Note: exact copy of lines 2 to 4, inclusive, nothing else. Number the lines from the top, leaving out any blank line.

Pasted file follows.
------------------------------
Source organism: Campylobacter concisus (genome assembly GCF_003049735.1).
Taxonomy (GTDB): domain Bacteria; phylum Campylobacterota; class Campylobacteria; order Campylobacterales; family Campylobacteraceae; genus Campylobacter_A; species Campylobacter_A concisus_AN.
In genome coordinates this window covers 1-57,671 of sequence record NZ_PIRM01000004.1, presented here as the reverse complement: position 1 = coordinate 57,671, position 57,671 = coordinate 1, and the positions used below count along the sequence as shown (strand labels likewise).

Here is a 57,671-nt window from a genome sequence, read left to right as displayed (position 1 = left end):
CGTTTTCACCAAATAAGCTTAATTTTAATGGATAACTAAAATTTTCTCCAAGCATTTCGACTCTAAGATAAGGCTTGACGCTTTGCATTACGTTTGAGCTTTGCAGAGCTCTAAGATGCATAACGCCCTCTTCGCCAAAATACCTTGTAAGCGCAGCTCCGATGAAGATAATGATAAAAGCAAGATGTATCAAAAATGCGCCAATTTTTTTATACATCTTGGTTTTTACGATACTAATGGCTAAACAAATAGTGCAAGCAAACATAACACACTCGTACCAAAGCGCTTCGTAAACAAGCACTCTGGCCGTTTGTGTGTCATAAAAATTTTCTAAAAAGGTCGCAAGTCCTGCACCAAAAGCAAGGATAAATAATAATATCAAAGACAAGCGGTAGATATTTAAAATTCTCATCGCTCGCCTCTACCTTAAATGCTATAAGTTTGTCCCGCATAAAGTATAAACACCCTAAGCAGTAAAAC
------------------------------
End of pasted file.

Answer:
Taxonomy (GTDB): domain Bacteria; phylum Campylobacterota; class Campylobacteria; order Campylobacterales; family Campylobacteraceae; genus Campylobacter_A; species Campylobacter_A concisus_AN.
In genome coordinates this window covers 1-57,671 of sequence record NZ_PIRM01000004.1, presented here as the reverse complement: position 1 = coordinate 57,671, position 57,671 = coordinate 1, and the positions used below count along the sequence as shown (strand labels likewise).

Here is a 57,671-nt window from a genome sequence, read left to right as displayed (position 1 = left end):